AS MUCH AS IT PAINS ME TO ADMIT IT, I watched every minute of Major League Baseball’s All-Star festivities. This isn’t a reflection on the quality of the event so much as the absolute dearth of other sports options. Aside from the first few weeks after the Super Bowl, there is no worse time on the professional sports calendar than early July. The resurgent NBA just wrapped up a stellar championship series, leaving major sport diehards to sift through the athletic dregs. I would sooner watch a Mob Wives marathon than sit through another week of Wimbledon highlights, Dwight Howard trade analysis, and Bounty-Gate.
In that sense, the Home Run Derby was a welcome diversion. There’s a laid-back yet electric vibe to the competition, to witnessing Prince Fielder’s quiet swagger and Matt Kemp’s bravado. Part of the Derby’s appeal is that storylines aren’t a part of the equation—it’s a display of and appreciation for talent. The footage of Mark Trumbo hitting bomb after bomb over the fountains of Kauffman Stadium will probably be shown before his Hall of Fame induction someday. Even Chris Berman’s tired one-liners and pained exultations are revitalized in the moment. I felt myself coming around to the spectacle…and then Robinson Cano couldn’t hit a home run.
As the reigning Derby Champion, Cano was granted the honor of selecting a team of American League representatives to participate in the event. Like any logical athlete, the Yankee picked a bunch of guys that can hit the ball really far. No one can question the selections of Prince Fielder, Jose Bautista, and Mark Trumbo. All of these guys are having monstrous seasons, and have the type of swing that’s suited to the event. Moreover, they’re fan favorites, players that can truly wow a crowd by putting on an offensive clinic.
As the hometown crowd, Royals fans took exception to the fact that their local “slugger” Billy Butler didn’t merit an invitation from Cano. Butler is a solid player, the type of guy that gets on base and drives in runs. Brad Pitt would think he’s the perfect baseball player. Still, he’s never hit more than 21 home runs in a season, while most of the participants have already hit 20 in the first half. Royals fans are apparently immune to logic, and sarcastically cheered every time Cano made an out. When Cano’s final swing fell short of the mark, Kauffman Stadium erupted as if the Royals had just won the World Series.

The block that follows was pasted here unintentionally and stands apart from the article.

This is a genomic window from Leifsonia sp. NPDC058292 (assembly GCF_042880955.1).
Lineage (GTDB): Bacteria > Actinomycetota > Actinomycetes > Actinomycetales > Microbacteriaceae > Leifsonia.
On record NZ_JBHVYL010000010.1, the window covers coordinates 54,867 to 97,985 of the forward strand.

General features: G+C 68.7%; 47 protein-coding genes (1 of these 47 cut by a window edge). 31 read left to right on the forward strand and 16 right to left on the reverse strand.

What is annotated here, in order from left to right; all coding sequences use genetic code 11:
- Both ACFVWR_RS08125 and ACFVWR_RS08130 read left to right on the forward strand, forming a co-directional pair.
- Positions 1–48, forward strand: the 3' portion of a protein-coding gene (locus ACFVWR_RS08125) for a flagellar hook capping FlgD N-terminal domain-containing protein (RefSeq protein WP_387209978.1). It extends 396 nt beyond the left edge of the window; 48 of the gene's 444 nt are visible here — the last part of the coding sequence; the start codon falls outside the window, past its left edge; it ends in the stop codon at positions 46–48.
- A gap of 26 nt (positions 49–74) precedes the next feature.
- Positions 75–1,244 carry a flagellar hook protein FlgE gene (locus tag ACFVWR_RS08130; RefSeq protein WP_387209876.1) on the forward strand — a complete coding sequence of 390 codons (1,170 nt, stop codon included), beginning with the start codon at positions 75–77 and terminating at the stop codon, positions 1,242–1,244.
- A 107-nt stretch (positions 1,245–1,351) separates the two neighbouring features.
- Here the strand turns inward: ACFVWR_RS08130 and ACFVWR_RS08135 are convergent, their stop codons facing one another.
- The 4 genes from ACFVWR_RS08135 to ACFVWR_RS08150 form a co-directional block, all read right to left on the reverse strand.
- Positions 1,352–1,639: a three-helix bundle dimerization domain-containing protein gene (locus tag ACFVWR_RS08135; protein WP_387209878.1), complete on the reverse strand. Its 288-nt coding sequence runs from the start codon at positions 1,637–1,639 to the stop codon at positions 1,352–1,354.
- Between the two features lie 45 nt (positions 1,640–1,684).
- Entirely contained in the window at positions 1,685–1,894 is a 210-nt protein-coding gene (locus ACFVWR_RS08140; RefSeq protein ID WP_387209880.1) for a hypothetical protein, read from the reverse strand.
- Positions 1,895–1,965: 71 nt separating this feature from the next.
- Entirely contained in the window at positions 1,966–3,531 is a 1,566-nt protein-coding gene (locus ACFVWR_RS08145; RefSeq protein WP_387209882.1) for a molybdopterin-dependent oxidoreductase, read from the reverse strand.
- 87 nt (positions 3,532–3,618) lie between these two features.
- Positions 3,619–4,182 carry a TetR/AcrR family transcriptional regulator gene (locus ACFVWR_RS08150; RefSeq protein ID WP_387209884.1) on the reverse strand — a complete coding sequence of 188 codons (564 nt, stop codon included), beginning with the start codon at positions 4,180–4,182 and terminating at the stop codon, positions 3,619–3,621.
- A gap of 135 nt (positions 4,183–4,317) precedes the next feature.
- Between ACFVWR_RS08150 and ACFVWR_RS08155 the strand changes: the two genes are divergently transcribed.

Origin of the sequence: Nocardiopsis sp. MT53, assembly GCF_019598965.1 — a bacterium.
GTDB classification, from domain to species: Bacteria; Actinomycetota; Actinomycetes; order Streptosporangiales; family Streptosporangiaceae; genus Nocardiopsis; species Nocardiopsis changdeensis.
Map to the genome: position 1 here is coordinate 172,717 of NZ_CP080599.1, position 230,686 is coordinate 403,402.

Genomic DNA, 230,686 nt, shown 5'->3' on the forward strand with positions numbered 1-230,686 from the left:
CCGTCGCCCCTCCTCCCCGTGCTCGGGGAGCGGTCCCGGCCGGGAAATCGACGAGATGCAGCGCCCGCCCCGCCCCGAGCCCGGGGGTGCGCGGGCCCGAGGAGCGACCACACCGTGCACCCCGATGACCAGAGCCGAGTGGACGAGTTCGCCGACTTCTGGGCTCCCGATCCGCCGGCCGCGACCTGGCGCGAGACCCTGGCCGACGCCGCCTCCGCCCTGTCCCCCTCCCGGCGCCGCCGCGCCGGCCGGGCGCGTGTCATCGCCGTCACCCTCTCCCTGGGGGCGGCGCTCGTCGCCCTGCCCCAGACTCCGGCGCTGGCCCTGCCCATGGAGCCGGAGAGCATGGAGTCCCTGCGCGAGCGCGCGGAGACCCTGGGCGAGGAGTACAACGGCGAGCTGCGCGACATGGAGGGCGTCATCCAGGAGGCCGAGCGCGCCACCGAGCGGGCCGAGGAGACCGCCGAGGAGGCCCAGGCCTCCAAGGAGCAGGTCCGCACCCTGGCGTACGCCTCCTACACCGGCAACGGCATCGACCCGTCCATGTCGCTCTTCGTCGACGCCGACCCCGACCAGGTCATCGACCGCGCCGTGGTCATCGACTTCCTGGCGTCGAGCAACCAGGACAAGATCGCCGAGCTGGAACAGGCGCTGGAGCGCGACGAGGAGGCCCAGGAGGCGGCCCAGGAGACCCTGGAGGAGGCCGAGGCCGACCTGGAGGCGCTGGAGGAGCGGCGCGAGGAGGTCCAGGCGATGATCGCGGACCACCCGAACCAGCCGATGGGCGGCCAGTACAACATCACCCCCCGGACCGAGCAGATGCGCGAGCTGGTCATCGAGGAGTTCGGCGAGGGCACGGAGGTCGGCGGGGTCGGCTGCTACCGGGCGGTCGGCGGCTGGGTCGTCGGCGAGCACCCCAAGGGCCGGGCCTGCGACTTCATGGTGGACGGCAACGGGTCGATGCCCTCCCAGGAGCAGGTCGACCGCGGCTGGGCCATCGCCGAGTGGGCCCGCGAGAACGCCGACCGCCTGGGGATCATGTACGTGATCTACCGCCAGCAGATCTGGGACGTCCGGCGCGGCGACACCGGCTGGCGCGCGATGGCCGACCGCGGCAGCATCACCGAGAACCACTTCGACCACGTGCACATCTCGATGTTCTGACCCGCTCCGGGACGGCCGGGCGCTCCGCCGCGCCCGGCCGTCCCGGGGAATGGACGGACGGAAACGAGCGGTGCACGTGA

Most fans likely found the whole debacle hilarious, a harmless joke at Cano’s expense for snubbing the local hero. Ever the class act, Cano took the ribbing in stride and laughed it off. That didn’t stop the sports pundits from blowing the crowd’s reaction completely out of proportion. For the next 24 hours, ESPN analysts and beat writers alike tripped over themselves in an effort to squeeze every last sound byte and anecdote out of a complete non-issue. Royals fans were called classless, salty, and about a thousand other exaggerated insults. Why, because they booed an athlete? Welcome to professional sports, boys. If Cano’s upset, he can wipe away his tears with $100 bills.
Usually I’m able to find a measure of solace in the Celebrity Softball Game. It’s an event that has never tried to be more than what it is: a glorified beer-league disaster rife with slapstick, supermodels, and Rollie Fingers. Where else can you see Chrissy Teigen prance around on the same field as crazy ol’ Rickey Henderson? And of course, there’s my well-documented and highly questionable man-crush on Jon Hamm to consider (he went yard, by the way). Remove Bill Simmons’ snide commentary from the equation, and you have the sort of mindless entertainment that puts asses in the seats.
The Cano story wasn’t the only otherwise minor storyline to receive the ESPN treatment. Throughout the week, analysts were bashing Tony La Russa for his decision to start Matt Cain over R.A. Dickey. The decision was a source of endless Sportscenter updates, blogs, and columns. The constant overhype and over-analysis of these trivial events provides further evidence to the fact that All-Star week just isn’t that exciting. For all the talk of an All-Star selection being an “honor,” players are usually indifferent to the game itself. Most of them would rather have a few days off than play in a sham of a baseball game, where the only perceptible result is deciding which $200 million dollar team will have home-field advantage in the World Series.
The game itself was an absolute dud—an 8-0 shutout, punctuated by the early-game heroics of Melky Cabrera, of all people. The National League put up 5 runs in the 1st inning, and both sides essentially coasted the rest of the way. In many ways, the game mirrored its media coverage—overexposed and painfully drawn out. Honestly, it made Wimbledon look like a great viewing option for next summer.
I can understand why baseball fans are willing to fiercely defend the All-Star game. It’s a revered annual event for a sport defined by its traditions. Place enough superstars on a grand stage, and you’re bound to come across a memorable moment or two. It was certainly nice to see Cal Ripken Jr. take a curtain call at Camden Yards, or to see Chipper Jones make one final All-Star appearance. But for every powerful moment, there’s an equally deflating trophy presentation to a journeyman outfielder. Maybe next year Randy Winn will bring it home.
By all means, enjoy the All-Star Week festivities. Take the game for what it is—a showcase of the best baseball players in the world, playing at about 50 percent capacity. You’ll get to see hated rivals playing together, and possibly even a poignant moment or two. Just don’t except everyone else to join you on your soapbox as you rail against those disrespectful Royals fans. Better yet, just watch some Celebrity Softball and call it a night.
Tom Barrabi is a New York-based sportswriter.